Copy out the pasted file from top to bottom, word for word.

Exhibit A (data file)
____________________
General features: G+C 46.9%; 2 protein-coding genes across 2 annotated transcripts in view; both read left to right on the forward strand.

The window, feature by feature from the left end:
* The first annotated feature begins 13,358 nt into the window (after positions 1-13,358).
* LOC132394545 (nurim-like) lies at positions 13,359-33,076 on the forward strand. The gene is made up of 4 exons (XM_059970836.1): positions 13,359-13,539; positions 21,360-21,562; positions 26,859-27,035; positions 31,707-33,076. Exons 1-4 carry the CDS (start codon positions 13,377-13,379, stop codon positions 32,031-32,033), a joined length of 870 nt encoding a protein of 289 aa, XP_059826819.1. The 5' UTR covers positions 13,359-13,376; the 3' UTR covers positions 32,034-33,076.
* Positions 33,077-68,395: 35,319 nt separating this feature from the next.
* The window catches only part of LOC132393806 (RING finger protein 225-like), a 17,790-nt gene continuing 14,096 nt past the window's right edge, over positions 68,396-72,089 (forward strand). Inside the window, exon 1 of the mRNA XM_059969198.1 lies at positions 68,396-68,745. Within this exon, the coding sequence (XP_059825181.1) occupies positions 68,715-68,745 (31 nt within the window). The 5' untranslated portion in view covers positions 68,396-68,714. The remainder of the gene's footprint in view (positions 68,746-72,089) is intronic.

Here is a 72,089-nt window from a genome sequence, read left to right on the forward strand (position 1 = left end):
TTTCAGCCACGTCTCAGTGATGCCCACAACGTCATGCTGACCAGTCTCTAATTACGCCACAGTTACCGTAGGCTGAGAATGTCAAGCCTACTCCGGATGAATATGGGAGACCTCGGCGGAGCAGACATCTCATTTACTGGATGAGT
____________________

General features: G+C 46.9%; 2 protein-coding genes across 2 annotated transcripts in view; both read left to right on the forward strand.

The window, feature by feature from the left end:
* The first annotated feature begins 13,358 nt into the window (after positions 1-13,358).
* LOC132394545 (nurim-like) lies at positions 13,359-33,076 on the forward strand. The gene is made up of 4 exons (XM_059970836.1): positions 13,359-13,539; positions 21,360-21,562; positions 26,859-27,035; positions 31,707-33,076. Exons 1-4 carry the CDS (start codon positions 13,377-13,379, stop codon positions 32,031-32,033), a joined length of 870 nt encoding a protein of 289 aa, XP_059826819.1. The 5' UTR covers positions 13,359-13,376; the 3' UTR covers positions 32,034-33,076.
* Positions 33,077-68,395: 35,319 nt separating this feature from the next.
* The window catches only part of LOC132393806 (RING finger protein 225-like), a 17,790-nt gene continuing 14,096 nt past the window's right edge, over positions 68,396-72,089 (forward strand). Inside the window, exon 1 of the mRNA XM_059969198.1 lies at positions 68,396-68,745. Within this exon, the coding sequence (XP_059825181.1) occupies positions 68,715-68,745 (31 nt within the window). The 5' untranslated portion in view covers positions 68,396-68,714. The remainder of the gene's footprint in view (positions 68,746-72,089) is intronic.

Here is a 72,089-nt window from a genome sequence, read left to right on the forward strand (position 1 = left end):
TTTCAGCCACGTCTCAGTGATGCCCACAACGTCATGCTGACCAGTCTCTAATTACGCCACAGTTACCGTAGGCTGAGAATGTCAAGCCTACTCCGGATGAATATGGGAGACCTCGGCGGAGCAGACATCTCATTTACTGGATGAGT